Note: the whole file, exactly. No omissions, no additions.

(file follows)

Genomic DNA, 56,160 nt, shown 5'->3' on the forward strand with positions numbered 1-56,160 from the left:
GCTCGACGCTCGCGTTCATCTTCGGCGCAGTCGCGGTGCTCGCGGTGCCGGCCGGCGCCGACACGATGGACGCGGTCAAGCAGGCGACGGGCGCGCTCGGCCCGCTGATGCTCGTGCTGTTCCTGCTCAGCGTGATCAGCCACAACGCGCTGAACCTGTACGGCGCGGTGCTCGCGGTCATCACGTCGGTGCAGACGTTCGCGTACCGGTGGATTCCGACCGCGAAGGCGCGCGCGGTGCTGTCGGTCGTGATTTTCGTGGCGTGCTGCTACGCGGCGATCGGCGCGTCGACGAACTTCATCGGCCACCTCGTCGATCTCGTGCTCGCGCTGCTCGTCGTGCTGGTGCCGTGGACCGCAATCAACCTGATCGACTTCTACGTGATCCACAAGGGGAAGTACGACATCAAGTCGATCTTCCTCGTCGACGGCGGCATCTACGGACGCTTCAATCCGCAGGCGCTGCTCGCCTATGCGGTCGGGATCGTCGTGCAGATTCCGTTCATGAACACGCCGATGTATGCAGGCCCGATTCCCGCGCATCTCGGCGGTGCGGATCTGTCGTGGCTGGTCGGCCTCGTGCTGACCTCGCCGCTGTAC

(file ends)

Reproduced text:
Genomic DNA, 56,160 nt, shown 5'->3' on the forward strand with positions numbered 1-56,160 from the left:
GCTCGACGCTCGCGTTCATCTTCGGCGCAGTCGCGGTGCTCGCGGTGCCGGCCGGCGCCGACACGATGGACGCGGTCAAGCAGGCGACGGGCGCGCTCGGCCCGCTGATGCTCGTGCTGTTCCTGCTCAGCGTGATCAGCCACAACGCGCTGAACCTGTACGGCGCGGTGCTCGCGGTCATCACGTCGGTGCAGACGTTCGCGTACCGGTGGATTCCGACCGCGAAGGCGCGCGCGGTGCTGTCGGTCGTGATTTTCGTGGCGTGCTGCTACGCGGCGATCGGCGCGTCGACGAACTTCATCGGCCACCTCGTCGATCTCGTGCTCGCGCTGCTCGTCGTGCTGGTGCCGTGGACCGCAATCAACCTGATCGACTTCTACGTGATCCACAAGGGGAAGTACGACATCAAGTCGATCTTCCTCGTCGACGGCGGCATCTACGGACGCTTCAATCCGCAGGCGCTGCTCGCCTATGCGGTCGGGATCGTCGTGCAGATTCCGTTCATGAACACGCCGATGTATGCAGGCCCGATTCCCGCGCATCTCGGCGGTGCGGATCTGTCGTGGCTGGTCGGCCTCGTGCTGACCTCGCCGCTGTAC